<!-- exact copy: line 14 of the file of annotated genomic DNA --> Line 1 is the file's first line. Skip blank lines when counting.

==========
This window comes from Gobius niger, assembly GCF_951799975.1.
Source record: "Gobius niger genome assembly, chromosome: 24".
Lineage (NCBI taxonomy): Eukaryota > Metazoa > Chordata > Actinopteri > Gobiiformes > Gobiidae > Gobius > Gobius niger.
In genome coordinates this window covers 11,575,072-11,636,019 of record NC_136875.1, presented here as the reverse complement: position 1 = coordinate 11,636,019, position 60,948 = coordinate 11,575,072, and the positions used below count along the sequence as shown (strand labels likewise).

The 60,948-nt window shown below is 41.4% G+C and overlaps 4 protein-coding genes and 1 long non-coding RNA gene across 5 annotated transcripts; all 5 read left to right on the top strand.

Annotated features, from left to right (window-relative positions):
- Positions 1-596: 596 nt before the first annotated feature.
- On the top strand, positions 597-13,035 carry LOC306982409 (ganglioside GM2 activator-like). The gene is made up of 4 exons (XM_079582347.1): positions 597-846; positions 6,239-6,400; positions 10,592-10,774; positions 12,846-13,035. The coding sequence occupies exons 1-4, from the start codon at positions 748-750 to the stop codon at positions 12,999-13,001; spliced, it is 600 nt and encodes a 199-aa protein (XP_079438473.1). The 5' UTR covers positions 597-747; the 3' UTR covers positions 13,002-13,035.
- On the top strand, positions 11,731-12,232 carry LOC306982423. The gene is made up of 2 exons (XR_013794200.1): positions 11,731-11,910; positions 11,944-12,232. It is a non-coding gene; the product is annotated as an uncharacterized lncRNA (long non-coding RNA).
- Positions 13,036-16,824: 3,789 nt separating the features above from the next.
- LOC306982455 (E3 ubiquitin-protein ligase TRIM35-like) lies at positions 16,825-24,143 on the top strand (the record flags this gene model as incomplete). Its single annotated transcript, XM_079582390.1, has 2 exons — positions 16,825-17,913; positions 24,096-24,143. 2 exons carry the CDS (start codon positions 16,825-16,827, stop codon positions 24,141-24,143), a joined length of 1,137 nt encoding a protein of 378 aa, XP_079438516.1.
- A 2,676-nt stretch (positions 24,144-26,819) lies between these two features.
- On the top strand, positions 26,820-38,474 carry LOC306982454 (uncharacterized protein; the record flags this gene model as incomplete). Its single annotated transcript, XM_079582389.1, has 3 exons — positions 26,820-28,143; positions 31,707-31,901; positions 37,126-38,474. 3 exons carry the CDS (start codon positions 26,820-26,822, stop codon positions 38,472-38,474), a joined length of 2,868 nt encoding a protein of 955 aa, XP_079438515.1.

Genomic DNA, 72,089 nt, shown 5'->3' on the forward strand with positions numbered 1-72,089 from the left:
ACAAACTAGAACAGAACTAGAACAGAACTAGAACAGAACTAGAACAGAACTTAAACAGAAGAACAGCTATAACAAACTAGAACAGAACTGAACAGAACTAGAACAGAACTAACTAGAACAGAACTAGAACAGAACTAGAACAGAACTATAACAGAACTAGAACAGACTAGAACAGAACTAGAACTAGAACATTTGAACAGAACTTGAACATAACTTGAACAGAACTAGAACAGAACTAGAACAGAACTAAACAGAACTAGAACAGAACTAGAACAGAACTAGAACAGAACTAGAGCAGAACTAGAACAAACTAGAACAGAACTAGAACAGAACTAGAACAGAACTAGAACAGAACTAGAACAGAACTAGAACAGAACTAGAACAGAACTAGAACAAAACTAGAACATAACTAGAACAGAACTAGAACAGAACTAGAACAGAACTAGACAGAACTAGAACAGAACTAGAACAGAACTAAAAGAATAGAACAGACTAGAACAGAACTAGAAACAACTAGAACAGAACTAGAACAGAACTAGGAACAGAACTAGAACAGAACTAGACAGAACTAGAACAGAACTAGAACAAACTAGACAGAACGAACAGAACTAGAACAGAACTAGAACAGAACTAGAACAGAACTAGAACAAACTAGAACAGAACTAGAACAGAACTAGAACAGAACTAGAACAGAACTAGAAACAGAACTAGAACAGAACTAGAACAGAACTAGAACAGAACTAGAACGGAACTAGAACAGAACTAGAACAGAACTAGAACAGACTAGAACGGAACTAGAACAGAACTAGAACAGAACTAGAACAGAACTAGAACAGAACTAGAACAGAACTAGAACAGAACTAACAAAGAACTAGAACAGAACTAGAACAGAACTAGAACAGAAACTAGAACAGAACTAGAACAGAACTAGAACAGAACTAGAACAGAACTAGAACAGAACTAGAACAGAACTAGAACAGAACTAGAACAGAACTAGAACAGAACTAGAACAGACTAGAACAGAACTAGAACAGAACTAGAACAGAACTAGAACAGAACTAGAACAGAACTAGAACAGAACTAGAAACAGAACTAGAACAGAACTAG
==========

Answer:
Genomic DNA, 72,089 nt, shown 5'->3' on the forward strand with positions numbered 1-72,089 from the left: